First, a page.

> not changing o-rings, not even the receiver/dryer....and yet they got
> it working fine.

You might want to link into the forum associated with www.ackits.com

You can get really good professional information, as well as any parts you
may need,
via this site.

It is my opinion that, if you want a cold car, you dont want to fiddle
around with
half baked conversions. Do it right.

And that means replacing
- the o-rings,
-washing out the system,
-replacing the lubricant in the compressor with compatible lubricant,
- replacing the filter/drier,
- PERHAPS replacing the expansion control be it valve or orifice type,
-pulling a good vacuum and
-properly recharging with 134a.

Anything much less is jackleg work.


  Reply With Quote
Old 30 Jul 2006, 02:08 pm   #5 (permalink)
johngdole@hotmail.com
Guest
  • Posts: n/a
  • User Status:


Default Re: '88 Camry recharge/R-134 conversion?

Here is the response I posted on the R134 conversion to another
question some while ago. BTW, the Interdynamics conversion video says
that many shops will recover R12 for free because it's like cash in
their pockets.

AC would still cool a little but not as much if there is less freon. Do
you see bubbles in the receiver/dryer sight glass? If so that's
probably it. Systems are considered "sealed" even if they leak 1/2 to 1
oz of freon per year.

If you see visible leaks along the metal freon lines to and from the
compressor, then you have to think about whether or not the o-rings
should be replaced. Otherwise new freon will leak out of there. O-ring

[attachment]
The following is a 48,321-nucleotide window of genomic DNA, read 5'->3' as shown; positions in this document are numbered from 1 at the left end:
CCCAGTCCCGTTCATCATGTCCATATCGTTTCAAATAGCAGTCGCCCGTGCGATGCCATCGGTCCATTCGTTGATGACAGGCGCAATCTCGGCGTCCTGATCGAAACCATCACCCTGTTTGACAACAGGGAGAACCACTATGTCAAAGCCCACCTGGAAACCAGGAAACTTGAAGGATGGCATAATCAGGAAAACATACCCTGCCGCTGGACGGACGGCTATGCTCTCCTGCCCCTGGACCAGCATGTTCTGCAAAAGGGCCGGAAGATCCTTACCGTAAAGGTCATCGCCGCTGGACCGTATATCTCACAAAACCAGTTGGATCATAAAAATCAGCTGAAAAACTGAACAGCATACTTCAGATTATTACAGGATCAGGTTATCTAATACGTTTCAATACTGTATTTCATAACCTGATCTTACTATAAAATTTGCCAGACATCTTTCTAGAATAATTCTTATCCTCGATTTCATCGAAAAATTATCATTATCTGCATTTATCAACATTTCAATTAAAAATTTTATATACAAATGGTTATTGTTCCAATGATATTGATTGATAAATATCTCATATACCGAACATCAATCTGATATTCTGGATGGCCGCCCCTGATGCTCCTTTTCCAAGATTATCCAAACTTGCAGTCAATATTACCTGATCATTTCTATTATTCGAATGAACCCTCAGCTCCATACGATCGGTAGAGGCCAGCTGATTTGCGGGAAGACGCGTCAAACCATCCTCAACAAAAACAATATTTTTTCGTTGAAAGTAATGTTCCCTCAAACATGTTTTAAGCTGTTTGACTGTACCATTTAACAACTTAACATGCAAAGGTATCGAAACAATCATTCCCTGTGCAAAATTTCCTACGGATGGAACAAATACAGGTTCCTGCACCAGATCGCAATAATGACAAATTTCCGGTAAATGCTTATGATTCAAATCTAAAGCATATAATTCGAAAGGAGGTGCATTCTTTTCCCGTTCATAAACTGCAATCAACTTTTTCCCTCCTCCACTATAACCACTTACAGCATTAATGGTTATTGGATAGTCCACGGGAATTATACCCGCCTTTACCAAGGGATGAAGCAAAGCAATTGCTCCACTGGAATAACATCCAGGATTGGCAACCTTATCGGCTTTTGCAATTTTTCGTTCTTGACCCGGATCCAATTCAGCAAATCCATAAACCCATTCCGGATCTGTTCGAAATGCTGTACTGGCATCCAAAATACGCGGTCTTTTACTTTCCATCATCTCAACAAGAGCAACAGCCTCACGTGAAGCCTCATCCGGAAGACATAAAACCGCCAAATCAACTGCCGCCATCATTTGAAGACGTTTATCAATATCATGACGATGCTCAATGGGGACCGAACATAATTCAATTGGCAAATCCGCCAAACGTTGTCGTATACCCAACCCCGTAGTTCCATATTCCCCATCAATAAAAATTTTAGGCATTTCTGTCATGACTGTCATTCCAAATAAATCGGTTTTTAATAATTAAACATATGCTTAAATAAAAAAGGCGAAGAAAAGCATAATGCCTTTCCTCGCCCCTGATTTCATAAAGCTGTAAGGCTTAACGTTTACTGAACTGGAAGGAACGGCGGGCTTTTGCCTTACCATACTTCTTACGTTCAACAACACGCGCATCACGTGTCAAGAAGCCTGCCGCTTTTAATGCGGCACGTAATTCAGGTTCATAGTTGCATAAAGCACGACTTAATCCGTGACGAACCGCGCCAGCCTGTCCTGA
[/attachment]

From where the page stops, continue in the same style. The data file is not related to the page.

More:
conditions in aftermarket recharge kits may help if the o-ring is not
in too bad of a shape.

Also check the operation of your AC condenser fan motor. Do this by
turning the key to ON without starting the engine, then turn on the AC
(only the blower motor will turn of course). Beware of moving parts!
The condenser fan in the engine compartment should operate. You should
also check drive belt tension. It's harder to check the belt tension if
you don't have a gauge, but at least the belt that drives the
compressor should not be loose. Typically you should have about 1/4"
deflection at mid point, and on farther spaced pulleys 1/2". It could
also be a problem with the compressor or the clutch slipping. But if
you don't hear abnormal noises then they are probably OK.

I don't know if you can still find R12, but Interdynamics has a R12 ->
R134a retrofit kit. It's probably cheaper too.

http://www.id-usa.com/product.asp?CID=28&PID=217

But you still have to have the system properly discharged, pulled full
vacuum for 30 minutes, and then recharge with the kit without
introducing any air (air forms a combustable mixture with R134a).

If the only problem is lost freon and all other parts are in acceptable
condition then buy the kit ($60) and have a shop pull vacuum for you.
You then fill it with the retrofit kit. My guess is no more than $100?

Check out the how-to guide on the Interdynamics web site

http://www.id-usa.com/how_to_videos.asp

  Reply With Quote

Reply

Thread Tools
Display Modes

Posting Rules
You may not post new threads
You may not post replies
You may not post attachments
You may not edit your posts

BB code is On
Smilies are On
[IMG] code is On
HTML code is Off
Trackbacks are On
Pingbacks are On
Refbacks are On



All times are GMT -5. The time now is 07:03 am.

Attribution:
Autoblog
Powered by Yahoo Answers



ToyotaLexusForum.com is an unofficial community for car enthusiasts. ToyotaLexusForum.com is not affiliated with Toyota Motor Corporation in any way.
Toyota Motor Corporation does not sponsor, support, or endorse ToyotaLexusForum.com in any way.
Copyright/trademark/sales mark infringements are not intended or implied.